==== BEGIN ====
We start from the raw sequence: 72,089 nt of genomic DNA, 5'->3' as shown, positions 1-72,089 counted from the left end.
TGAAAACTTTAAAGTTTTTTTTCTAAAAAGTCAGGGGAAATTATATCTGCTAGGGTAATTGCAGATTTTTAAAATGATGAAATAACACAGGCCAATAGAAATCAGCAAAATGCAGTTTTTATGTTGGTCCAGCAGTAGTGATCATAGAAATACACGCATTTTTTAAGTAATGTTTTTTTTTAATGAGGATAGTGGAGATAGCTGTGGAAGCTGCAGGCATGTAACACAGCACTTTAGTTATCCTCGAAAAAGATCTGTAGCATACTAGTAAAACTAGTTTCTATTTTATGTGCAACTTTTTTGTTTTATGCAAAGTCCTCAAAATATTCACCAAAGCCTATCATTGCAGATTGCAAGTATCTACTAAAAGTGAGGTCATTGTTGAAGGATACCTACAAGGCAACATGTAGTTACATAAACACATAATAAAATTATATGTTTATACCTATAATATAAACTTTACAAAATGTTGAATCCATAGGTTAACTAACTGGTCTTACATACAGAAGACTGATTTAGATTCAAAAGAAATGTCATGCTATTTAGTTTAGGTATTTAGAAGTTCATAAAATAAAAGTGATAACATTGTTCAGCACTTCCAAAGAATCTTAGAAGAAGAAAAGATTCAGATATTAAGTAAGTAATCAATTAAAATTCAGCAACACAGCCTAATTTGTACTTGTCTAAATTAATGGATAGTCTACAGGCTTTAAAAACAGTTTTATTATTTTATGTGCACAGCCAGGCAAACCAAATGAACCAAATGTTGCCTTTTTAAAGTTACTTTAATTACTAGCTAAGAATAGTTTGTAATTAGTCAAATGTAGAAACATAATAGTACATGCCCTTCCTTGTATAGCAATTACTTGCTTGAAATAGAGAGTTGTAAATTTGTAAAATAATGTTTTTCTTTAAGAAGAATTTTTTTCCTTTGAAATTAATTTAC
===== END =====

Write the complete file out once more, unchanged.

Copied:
We start from the raw sequence: 72,089 nt of genomic DNA, 5'->3' as shown, positions 1-72,089 counted from the left end.
TGAAAACTTTAAAGTTTTTTTTCTAAAAAGTCAGGGGAAATTATATCTGCTAGGGTAATTGCAGATTTTTAAAATGATGAAATAACACAGGCCAATAGAAATCAGCAAAATGCAGTTTTTATGTTGGTCCAGCAGTAGTGATCATAGAAATACACGCATTTTTTAAGTAATGTTTTTTTTTAATGAGGATAGTGGAGATAGCTGTGGAAGCTGCAGGCATGTAACACAGCACTTTAGTTATCCTCGAAAAAGATCTGTAGCATACTAGTAAAACTAGTTTCTATTTTATGTGCAACTTTTTTGTTTTATGCAAAGTCCTCAAAATATTCACCAAAGCCTATCATTGCAGATTGCAAGTATCTACTAAAAGTGAGGTCATTGTTGAAGGATACCTACAAGGCAACATGTAGTTACATAAACACATAATAAAATTATATGTTTATACCTATAATATAAACTTTACAAAATGTTGAATCCATAGGTTAACTAACTGGTCTTACATACAGAAGACTGATTTAGATTCAAAAGAAATGTCATGCTATTTAGTTTAGGTATTTAGAAGTTCATAAAATAAAAGTGATAACATTGTTCAGCACTTCCAAAGAATCTTAGAAGAAGAAAAGATTCAGATATTAAGTAAGTAATCAATTAAAATTCAGCAACACAGCCTAATTTGTACTTGTCTAAATTAATGGATAGTCTACAGGCTTTAAAAACAGTTTTATTATTTTATGTGCACAGCCAGGCAAACCAAATGAACCAAATGTTGCCTTTTTAAAGTTACTTTAATTACTAGCTAAGAATAGTTTGTAATTAGTCAAATGTAGAAACATAATAGTACATGCCCTTCCTTGTATAGCAATTACTTGCTTGAAATAGAGAGTTGTAAATTTGTAAAATAATGTTTTTCTTTAAGAAGAATTTTTTTCCTTTGAAATTAATTTAC